As we plan out our yearly calendars, it always seems that we have one or two things which serve as “anchors” to our time. They act as bases that we can then work around as we try to fit in other things we want to do. This year, we had several different “anchors.” Aside from the Mogollon Rim Trail, which we hiked this past spring, it seems like the rest of our “anchor” adventures were all piled into the second half of the year. At times, it has made things feel busy, as we are constantly butting up against deadlines, but in the end, it has been good, as we have the opportunity to engage multiple interests of ours.
One of the main things on the agenda for the fall is hiking the Oregon Desert Trail with two friends, Qball and JJ. They originally floated the idea of hiking the ODT and we are happily tagging along. So far, our only experience hiking in Oregon has been on the PCT, so we are looking forward to seeing a very different side of Oregon. We have enjoyed hiking in the deserts of the southwest, and we are curious to see how the desert of Oregon will compare. Typically, our desert hiking has been in the spring, so it will be interesting to see how different things are in the fall.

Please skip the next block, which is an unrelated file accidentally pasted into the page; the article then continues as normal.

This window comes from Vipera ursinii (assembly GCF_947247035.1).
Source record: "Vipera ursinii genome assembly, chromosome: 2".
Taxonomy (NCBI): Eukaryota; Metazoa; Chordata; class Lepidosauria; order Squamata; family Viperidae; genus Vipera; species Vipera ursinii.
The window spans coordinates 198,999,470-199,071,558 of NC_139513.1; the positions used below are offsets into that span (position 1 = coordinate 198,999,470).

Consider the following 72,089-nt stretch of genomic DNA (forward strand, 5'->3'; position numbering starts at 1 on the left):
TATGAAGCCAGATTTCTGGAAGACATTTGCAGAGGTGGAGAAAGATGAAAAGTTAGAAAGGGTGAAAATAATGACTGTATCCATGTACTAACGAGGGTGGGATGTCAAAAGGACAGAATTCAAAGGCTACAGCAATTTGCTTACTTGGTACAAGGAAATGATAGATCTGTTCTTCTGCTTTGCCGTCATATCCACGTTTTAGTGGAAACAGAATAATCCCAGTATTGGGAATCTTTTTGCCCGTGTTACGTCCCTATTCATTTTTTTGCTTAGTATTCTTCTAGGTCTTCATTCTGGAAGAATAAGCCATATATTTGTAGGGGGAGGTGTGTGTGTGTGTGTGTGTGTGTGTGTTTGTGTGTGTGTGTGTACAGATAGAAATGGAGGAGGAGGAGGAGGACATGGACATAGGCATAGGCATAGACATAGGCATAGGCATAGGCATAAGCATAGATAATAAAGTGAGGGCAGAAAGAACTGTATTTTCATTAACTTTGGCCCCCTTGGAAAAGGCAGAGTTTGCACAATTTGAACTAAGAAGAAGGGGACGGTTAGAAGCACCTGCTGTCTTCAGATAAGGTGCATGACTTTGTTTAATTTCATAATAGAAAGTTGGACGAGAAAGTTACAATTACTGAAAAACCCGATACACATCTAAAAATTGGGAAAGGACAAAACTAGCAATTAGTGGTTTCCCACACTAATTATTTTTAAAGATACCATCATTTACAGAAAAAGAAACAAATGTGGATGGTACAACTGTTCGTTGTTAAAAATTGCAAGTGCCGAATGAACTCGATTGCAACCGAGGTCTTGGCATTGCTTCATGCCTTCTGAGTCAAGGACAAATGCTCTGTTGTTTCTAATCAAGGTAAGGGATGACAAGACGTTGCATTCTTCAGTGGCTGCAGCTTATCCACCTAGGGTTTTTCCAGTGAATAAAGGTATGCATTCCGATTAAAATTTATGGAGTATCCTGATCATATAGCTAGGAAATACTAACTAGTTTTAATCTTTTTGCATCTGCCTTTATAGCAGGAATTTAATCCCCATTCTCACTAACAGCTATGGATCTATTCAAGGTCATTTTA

Similar to several other hikes we have done over the past year and a half (GET, GDT, MRT), the Oregon Desert Trail is more of a route than an actual trail. We will get the chance to continue to improve our navigation skills, as only 9% of the ODT is actual trail…the rest is a combination of mostly dirt roads and cross country walking.
Some facts about the Oregon Desert Trail
- The length is 750 miles
- The highest point on the trail is 9,552’ in the Steens Mountain
- The lowest point on the trail is 2,655 at Lake Owyhee State Park
- Route breakdown is as follows: 9% Trail, 35% Cross country, 51% Unpaved/dirt roads, 5% paved roads
- The route is unmarked
- We expect our longest water carry to be 38 miles
- First thru-hiked in 2013 (by Sage Clegg)
- The route passes through 4 distinct geographical regions: Central Oregon Volcanic (101 miles), West Basin and Range (269 miles), East Basin and Range (163 miles), and Owyhee Canyonlands (213 miles)
We are hiking East to West , and will begin the hike in mid September and anticipate the hike to last around 5 weeks. The route, using designated route alternates, will allow us to pass through or near enough to towns that we probably will not need to hitch in for resupply.
Our blog posts for the hike can be found here.